Background: Emergency exception to informed consent regulation was introduced to provide a venue to perform research on subjects in emergency situations before obtaining informed consent. For a study to proceed, institutional review boards need to determine if the regulations have been met.Aim: To determine IRB members’ experience reviewing research protocols using emergency exception to informed consent.Methods: This qualitative research used semistructured telephone interviews of 10 selected IRB members from around the US in the fall of 2003. IRB members were chosen (...) as little is known about their views of exception to consent, and part of their mandate is the protection of human subjects in research. Interview questions focused on the length of review process, ethical and legal considerations, training provided to IRB members on the regulations, and experience using community consultation and notification. Content analysis was performed on the transcripts of interviews. To ensure validity, data analysis was performed by individuals with varying backgrounds: three emergency physicians, an IRB member and a layperson.Results: Respondents noted that: emergency exception to informed consent studies require lengthy review; community consultation and notification regulations are vague and hard to implement; current regulations, if applied correctly, protect human subjects; legal counsel is an important aspect of reviewing exception to informed-consent protocols; and IRB members have had little or no formal training in these regulations, but are able to access materials needed to review such protocols.Conclusions: This preliminary study suggests that IRB members find emergency exception to informed consent studies take longer to review than other protocols, and that community consultation and community notification are the most difficult aspect of the regulations with which to comply but that they adequately protect human subjects. (shrink)
Branching fraction measurements using B-meson decays to Ks0π+π- are presented. These measurements were obtained by analyzing a data sample of 88.9 × 106 Υ → BB̄ decays collected with the BABAR detector at the SLAC PEP-II asymmetric-energy B factory. Using a maximum likelihood fit, the following branching fraction results were obtained: B = × 10 -6, B × 10-6, and Bπ+) = × 10-6. The CP violating charge asymmetry AK*π for the decay B0 → K*+π- was measured to be AK*π (...) = 0.23 ± 0.18-0.06+0.09. For all these measurements the first error is statistical and the second is systematic. (shrink)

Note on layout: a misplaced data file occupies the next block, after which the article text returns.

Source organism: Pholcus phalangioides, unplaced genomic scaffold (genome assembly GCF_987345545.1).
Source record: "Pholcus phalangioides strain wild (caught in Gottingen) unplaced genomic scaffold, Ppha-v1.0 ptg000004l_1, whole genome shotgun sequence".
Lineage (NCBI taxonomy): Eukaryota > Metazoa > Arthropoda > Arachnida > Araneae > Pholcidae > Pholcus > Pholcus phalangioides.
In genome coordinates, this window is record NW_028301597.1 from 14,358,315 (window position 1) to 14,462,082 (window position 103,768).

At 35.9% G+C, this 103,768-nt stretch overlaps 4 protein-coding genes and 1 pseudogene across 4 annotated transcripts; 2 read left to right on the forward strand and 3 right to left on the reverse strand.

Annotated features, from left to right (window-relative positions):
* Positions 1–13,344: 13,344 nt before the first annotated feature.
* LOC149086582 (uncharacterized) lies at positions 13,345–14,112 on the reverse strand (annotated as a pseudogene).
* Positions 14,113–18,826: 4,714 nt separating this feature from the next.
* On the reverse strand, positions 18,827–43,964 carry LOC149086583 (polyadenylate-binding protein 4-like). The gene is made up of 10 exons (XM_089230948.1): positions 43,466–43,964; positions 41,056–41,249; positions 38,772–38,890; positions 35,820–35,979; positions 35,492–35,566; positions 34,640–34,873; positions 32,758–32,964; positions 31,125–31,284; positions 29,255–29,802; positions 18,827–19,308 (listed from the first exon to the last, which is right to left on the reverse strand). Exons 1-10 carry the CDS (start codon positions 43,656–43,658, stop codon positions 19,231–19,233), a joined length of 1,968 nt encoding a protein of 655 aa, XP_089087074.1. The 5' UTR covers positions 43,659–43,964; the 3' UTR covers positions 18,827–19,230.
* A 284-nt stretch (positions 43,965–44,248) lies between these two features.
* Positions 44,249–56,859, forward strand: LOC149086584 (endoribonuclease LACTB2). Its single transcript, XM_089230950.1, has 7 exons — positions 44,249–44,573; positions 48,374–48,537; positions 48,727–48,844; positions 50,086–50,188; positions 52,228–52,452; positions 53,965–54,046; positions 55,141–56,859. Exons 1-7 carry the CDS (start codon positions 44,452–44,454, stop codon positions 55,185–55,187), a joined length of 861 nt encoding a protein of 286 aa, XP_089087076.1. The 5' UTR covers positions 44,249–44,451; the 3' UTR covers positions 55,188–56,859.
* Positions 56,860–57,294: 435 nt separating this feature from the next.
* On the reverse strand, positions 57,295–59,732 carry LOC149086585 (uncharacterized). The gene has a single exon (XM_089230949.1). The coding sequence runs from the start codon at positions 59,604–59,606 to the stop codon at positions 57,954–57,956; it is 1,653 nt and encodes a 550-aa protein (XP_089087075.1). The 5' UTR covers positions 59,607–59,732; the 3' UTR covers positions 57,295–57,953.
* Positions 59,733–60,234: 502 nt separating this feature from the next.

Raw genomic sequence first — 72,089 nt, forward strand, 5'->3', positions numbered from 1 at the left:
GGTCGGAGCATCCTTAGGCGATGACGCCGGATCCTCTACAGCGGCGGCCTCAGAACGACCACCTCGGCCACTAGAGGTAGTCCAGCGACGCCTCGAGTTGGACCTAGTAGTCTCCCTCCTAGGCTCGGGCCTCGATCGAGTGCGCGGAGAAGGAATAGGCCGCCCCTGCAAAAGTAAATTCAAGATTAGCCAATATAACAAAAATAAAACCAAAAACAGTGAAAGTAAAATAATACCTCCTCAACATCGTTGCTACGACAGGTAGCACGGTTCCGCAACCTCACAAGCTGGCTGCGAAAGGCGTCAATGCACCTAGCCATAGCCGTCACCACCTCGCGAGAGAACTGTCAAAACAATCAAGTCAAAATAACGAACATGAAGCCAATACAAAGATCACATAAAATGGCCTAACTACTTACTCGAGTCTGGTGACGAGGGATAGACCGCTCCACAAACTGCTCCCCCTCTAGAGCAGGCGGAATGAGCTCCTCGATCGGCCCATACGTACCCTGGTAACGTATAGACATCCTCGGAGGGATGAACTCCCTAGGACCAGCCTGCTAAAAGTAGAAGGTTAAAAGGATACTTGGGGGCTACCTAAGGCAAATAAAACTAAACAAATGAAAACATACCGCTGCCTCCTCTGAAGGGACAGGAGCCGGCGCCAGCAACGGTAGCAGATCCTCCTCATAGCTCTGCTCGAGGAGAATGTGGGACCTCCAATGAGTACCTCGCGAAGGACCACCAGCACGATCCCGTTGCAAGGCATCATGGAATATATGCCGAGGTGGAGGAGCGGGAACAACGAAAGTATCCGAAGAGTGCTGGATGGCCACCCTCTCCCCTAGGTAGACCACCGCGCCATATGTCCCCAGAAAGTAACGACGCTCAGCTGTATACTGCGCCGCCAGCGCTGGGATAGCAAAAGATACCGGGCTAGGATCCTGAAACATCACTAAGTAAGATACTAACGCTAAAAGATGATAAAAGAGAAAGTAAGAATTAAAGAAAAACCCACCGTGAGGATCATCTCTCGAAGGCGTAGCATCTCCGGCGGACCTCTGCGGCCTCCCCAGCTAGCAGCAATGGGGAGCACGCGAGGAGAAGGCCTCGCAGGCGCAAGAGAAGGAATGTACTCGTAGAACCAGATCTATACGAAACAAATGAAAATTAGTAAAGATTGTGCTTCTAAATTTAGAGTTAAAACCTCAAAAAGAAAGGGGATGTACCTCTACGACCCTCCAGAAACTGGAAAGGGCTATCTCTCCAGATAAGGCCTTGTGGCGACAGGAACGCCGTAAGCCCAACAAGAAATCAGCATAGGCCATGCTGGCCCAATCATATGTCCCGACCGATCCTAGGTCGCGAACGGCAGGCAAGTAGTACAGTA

We have investigated the exclusive, radiative B meson decays to K 2* in 89 × 106 BB̄ events with the BABAR detector at the PEP-II storage ring. We measure the branching fractions B0γ) = × 10-5 and B+γ) = × 10-5, where the first error is statistical and the second systematic. In addition, we measure the CP-violating asymmetry A CP[B0 → K2* 0γ] = -0.08 ± 0.15 ± 0.01.
In  it is proved the categorical isomorphism of two varieties: bounded commutative BCK-algebras and MV -algebras. The class of MV -algebras is the algebraic counterpart of the infinite valued propositional calculus L of Lukasiewicz . The main objective of the present paper is to study that isomorphism from the perspective of logic. The B-C-K logic is algebraizable and the quasivariety of BCKalgebras is the equivalent algebraic semantics for that logic . We call commutative B-C-K logic, briefly cBCK, to the (...) extension of B-C-K logic associated to the variety of commutative BCK–algebras. Moreover, we present the extension Boc of cBCK obtained by adding the axiom of “boundness”. We prove that the deductive system Boc is equivalent to L. We observe that cBCK admits two interesting extensions: the logic Boc, treated in this paper, which is equivalent to the system L of Lukasiewicz, and the logic Co that is naturally associated to the system Balo of `-groups . This constructions establish a link between L and Balo , that would be a logical approach to the categorical relationship between MV–algebras and `-groups. (shrink)
Born in 1918 in New York, awarded a doctorate in analytical chemistry (1944), Leonard K. Nash enjoyed a distinguished career at Harvard, holding a chair of chemistry from 1959 to 1986. Conducting research in thermodynamics and statistical mechanics, Nash authored successful textbooks, some of which remain in print (e.g. Elements of Chemical Thermodynamics, and Elements of Statistical Thermodynamics).This essay describes the theory of science that Nash developed in a book he published in 1963, The Nature of the Natural Sciences. The (...) present author is of the view that Nash's neglected theory is worth retrieving, as one that is likely to kindle the interest of historians of metascience on several counts. Part of .. (shrink)